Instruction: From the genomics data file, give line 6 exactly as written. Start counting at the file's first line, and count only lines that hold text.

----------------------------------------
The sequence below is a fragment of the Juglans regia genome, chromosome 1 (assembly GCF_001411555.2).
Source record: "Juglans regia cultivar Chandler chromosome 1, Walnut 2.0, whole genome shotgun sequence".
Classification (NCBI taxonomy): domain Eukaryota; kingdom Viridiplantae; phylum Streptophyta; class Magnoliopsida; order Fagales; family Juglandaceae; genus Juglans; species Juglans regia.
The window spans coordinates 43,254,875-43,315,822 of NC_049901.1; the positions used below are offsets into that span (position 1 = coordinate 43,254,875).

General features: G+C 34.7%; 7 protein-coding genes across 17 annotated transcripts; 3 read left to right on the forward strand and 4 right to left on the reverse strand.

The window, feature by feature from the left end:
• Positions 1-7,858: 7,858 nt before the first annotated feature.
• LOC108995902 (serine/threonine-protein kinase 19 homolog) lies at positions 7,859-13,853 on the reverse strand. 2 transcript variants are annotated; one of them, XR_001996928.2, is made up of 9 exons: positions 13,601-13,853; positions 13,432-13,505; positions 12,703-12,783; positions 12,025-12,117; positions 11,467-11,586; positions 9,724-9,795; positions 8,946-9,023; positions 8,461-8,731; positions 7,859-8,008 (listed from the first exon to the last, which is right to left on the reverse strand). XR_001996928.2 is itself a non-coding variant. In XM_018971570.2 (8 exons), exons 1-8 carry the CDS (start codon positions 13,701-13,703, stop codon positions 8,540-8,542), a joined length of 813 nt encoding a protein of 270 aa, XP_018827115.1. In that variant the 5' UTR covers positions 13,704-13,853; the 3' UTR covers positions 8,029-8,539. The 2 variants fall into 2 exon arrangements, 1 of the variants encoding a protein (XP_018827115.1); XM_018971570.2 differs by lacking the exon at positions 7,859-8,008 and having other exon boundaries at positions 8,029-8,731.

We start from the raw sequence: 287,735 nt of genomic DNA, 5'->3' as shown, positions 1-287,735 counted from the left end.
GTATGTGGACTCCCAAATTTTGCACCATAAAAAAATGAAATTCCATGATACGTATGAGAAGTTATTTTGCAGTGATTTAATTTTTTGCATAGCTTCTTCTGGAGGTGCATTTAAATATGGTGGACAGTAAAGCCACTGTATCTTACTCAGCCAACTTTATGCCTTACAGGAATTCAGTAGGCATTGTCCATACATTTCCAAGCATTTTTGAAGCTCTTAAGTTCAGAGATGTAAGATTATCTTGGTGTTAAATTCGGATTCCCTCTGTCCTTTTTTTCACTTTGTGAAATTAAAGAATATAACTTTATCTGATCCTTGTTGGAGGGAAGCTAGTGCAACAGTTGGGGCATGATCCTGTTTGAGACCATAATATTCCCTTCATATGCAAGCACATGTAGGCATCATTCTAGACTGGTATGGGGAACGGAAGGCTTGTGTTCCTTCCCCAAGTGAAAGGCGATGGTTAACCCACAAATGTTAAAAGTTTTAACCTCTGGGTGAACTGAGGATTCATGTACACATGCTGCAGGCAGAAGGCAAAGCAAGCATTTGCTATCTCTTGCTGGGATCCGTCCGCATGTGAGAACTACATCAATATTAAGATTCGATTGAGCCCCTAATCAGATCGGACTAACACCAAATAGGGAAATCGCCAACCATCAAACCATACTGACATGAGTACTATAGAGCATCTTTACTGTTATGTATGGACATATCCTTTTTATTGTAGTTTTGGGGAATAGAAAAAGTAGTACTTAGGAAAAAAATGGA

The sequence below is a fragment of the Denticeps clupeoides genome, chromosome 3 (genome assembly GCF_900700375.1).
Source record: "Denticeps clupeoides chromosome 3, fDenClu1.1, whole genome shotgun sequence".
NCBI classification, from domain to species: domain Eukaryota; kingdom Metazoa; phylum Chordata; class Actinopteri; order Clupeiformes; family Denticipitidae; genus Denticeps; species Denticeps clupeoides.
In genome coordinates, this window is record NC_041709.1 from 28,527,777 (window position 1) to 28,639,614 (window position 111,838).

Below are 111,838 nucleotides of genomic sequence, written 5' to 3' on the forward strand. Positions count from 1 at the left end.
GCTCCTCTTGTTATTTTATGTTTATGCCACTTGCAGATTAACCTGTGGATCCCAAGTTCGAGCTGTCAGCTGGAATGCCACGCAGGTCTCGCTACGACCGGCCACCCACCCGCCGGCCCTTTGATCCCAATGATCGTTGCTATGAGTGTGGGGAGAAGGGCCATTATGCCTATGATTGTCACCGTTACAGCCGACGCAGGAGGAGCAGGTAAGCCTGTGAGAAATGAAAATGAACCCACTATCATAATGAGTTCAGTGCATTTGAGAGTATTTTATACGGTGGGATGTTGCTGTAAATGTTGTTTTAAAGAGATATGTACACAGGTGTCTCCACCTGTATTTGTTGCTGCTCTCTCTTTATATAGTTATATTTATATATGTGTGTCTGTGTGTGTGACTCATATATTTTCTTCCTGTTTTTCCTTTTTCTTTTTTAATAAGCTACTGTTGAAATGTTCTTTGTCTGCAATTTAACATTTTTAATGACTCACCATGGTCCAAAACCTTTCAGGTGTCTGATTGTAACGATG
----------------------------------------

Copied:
The window, feature by feature from the left end: